Tag Archives: Informed Voting

Stupid Voters or Stupid Economists?

Observers of the recent Greek referendum, the vote on Scottish independence or the U.S. presidential campaign know that voters often vote based on their emotions rather than on rational thinking. I suggest that this is in large part because professional economists are failing to serve the public well. And as economists, if we want rational outcomes, then we need to redouble our efforts to build economic literacy.

America’s national cynic, H. L. Mencken once said, “When a candidate for public office faces the voters he does not face men of sense; he faces a mob of men whose chief distinguishing mark is the fact that they are quite incapable of weighing ideas…men whose whole thinking is done in terms of emotion.”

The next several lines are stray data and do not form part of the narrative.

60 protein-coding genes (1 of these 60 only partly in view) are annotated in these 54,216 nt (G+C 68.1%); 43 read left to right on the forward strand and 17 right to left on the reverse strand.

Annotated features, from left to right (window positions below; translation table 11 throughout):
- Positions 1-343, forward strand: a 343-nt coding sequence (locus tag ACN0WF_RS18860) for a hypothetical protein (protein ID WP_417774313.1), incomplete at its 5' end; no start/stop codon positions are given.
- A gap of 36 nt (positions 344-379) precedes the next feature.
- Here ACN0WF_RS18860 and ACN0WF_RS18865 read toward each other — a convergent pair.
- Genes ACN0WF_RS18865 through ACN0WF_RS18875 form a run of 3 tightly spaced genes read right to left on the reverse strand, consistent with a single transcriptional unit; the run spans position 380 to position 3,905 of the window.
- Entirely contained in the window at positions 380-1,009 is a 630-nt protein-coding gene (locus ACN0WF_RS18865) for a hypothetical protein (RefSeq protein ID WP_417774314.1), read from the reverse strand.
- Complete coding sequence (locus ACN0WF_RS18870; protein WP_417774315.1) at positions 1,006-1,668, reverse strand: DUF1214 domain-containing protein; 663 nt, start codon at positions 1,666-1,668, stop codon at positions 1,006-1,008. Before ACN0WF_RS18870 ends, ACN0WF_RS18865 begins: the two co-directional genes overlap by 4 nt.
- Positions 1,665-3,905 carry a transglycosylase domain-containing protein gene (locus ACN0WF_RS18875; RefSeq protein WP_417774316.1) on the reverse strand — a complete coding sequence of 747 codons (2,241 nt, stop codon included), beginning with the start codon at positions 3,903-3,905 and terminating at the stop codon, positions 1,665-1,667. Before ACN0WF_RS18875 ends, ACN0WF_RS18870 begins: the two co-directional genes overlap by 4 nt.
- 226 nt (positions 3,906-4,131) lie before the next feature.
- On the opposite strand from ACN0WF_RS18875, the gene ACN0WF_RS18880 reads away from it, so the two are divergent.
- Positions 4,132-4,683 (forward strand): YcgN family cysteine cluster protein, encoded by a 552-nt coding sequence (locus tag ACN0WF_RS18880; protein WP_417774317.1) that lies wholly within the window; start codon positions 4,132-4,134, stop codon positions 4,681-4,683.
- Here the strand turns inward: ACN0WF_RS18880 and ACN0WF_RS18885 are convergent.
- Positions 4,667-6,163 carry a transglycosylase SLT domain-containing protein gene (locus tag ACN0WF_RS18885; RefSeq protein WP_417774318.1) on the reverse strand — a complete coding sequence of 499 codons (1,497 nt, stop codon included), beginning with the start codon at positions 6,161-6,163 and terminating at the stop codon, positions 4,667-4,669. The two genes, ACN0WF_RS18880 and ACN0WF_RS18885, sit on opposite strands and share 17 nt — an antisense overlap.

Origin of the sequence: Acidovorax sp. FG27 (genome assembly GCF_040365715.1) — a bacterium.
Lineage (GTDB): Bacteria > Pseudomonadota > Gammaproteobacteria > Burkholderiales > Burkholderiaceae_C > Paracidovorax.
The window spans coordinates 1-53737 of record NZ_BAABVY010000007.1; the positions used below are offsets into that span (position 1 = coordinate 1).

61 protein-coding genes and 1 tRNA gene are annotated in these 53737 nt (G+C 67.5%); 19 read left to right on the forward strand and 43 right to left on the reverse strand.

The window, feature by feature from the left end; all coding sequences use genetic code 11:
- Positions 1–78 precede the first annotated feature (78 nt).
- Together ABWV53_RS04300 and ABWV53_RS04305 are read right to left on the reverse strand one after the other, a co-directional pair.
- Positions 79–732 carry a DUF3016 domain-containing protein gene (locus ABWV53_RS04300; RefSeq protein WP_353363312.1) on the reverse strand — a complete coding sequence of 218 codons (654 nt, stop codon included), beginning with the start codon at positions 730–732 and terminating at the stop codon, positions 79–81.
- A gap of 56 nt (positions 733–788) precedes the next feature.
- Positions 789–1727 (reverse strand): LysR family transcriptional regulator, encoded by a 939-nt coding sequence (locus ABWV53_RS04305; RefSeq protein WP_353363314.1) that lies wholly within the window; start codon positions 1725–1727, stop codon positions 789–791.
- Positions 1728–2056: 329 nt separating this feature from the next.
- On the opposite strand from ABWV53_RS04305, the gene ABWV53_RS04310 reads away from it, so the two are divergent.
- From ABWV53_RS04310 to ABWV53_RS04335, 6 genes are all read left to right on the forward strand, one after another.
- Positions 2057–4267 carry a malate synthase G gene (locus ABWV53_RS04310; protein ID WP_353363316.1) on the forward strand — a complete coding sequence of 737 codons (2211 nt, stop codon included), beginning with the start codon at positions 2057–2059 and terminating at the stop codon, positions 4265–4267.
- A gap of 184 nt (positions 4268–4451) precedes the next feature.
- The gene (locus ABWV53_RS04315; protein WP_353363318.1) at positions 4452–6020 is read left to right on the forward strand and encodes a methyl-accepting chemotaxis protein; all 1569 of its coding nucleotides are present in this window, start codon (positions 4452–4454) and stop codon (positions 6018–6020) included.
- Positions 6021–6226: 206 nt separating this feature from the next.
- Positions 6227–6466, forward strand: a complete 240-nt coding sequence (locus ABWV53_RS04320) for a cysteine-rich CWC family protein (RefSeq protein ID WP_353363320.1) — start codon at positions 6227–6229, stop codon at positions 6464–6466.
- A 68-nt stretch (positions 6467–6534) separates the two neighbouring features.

It’s easy to be cynical about democracy, but economists may have a different take on why voters largely vote with their emotions instead of their intellect.  It is not that voters can’t or don’t want to make sensible policy choices – rather, it is that they have little incentive to do so. Continue reading Stupid Voters or Stupid Economists?